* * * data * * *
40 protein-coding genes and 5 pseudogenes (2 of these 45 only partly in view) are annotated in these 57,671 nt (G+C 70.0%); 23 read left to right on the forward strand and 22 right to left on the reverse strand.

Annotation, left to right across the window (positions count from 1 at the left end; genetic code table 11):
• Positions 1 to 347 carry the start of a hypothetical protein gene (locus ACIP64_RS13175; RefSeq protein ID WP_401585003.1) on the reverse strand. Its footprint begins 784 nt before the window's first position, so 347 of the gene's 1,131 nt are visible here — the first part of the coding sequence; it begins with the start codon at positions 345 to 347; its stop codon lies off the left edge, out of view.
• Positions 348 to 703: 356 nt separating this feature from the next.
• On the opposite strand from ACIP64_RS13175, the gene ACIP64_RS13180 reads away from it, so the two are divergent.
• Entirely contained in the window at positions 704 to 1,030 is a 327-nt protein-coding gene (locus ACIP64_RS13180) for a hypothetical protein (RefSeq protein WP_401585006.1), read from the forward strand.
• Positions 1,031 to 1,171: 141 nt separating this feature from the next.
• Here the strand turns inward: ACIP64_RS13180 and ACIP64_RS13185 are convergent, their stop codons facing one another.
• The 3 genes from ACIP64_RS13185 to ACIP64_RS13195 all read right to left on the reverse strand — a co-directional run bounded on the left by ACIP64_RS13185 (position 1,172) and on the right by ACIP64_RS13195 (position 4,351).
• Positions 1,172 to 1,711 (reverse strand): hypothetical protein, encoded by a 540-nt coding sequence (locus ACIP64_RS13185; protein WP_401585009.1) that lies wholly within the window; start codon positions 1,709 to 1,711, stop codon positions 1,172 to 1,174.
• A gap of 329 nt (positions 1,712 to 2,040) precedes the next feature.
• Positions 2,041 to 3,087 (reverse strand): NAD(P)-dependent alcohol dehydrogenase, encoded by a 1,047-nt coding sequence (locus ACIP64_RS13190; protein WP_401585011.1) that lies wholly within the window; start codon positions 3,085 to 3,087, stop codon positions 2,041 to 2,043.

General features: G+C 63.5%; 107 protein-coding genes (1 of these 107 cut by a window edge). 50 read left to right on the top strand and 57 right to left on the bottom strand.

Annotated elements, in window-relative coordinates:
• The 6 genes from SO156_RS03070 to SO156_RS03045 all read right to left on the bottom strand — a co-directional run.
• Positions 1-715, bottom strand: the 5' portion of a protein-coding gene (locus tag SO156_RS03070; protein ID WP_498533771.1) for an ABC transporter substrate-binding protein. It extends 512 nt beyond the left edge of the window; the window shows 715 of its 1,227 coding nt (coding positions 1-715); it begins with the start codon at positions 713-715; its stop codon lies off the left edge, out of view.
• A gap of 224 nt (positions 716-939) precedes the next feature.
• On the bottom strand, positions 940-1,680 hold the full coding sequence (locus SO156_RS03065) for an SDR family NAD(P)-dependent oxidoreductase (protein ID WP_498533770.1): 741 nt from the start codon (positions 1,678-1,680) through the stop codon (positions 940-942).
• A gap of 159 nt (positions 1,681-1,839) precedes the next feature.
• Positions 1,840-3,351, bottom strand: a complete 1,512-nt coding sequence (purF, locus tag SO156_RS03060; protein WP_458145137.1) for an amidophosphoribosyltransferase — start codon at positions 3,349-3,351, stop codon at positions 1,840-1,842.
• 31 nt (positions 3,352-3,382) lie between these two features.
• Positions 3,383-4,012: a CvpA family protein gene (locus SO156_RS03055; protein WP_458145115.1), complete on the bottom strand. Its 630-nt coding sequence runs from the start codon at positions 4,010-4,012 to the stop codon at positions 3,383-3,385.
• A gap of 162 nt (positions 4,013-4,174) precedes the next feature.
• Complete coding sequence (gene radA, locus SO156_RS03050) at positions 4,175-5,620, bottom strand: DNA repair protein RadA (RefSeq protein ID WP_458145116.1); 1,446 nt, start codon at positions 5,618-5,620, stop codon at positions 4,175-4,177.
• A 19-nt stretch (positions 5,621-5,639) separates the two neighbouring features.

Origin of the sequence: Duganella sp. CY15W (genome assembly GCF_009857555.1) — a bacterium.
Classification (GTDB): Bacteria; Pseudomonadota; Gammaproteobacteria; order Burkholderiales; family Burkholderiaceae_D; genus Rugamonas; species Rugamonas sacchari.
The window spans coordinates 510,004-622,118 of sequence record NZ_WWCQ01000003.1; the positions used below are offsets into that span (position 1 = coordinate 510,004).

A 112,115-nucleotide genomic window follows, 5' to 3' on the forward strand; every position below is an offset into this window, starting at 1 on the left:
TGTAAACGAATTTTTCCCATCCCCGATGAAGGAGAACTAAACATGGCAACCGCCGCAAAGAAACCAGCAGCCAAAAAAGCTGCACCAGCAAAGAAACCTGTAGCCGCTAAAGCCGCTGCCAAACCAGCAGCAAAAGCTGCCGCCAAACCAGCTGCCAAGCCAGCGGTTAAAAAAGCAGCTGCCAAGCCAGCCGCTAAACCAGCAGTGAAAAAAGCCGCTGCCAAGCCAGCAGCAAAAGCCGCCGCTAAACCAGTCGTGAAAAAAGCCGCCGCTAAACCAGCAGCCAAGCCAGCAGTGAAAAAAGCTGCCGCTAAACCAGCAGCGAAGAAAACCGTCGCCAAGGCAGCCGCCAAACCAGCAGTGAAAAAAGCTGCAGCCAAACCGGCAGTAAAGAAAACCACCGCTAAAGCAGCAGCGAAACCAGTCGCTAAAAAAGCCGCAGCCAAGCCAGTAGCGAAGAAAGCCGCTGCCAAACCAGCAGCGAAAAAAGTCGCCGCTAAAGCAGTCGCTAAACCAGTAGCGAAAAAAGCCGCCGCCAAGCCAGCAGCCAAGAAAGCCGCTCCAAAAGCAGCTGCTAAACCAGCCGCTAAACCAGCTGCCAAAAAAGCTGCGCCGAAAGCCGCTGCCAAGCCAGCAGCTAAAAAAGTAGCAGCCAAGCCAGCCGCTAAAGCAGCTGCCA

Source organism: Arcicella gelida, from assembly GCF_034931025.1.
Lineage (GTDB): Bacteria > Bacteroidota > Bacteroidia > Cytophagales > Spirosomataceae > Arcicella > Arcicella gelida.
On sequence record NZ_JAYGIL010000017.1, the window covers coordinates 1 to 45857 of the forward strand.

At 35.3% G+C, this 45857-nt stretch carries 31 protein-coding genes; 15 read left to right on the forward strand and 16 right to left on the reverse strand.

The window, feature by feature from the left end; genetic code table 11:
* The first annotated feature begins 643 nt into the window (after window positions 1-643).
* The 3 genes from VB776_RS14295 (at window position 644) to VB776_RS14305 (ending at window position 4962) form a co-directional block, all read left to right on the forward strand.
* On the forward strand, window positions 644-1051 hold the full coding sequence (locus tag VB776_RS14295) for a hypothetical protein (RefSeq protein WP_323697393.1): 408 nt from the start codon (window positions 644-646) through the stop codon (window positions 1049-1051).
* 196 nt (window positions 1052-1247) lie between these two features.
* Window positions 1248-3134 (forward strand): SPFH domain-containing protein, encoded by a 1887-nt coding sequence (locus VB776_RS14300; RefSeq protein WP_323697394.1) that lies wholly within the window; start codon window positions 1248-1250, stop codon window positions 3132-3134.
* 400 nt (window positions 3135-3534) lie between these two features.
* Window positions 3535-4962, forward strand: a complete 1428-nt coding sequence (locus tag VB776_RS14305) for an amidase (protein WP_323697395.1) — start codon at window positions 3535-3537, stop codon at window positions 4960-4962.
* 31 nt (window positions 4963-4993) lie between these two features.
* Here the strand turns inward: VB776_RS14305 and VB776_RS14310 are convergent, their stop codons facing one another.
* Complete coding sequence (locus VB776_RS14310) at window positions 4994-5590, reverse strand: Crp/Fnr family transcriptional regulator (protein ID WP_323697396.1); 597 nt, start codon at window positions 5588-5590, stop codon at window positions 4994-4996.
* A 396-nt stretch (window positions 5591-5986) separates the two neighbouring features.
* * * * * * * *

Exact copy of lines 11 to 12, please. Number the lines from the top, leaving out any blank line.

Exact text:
• A gap of 329 nt (positions 1,712 to 2,040) precedes the next feature.
• Positions 2,041 to 3,087 (reverse strand): NAD(P)-dependent alcohol dehydrogenase, encoded by a 1,047-nt coding sequence (locus ACIP64_RS13190; protein WP_401585011.1) that lies wholly within the window; start codon positions 3,085 to 3,087, stop codon positions 2,041 to 2,043.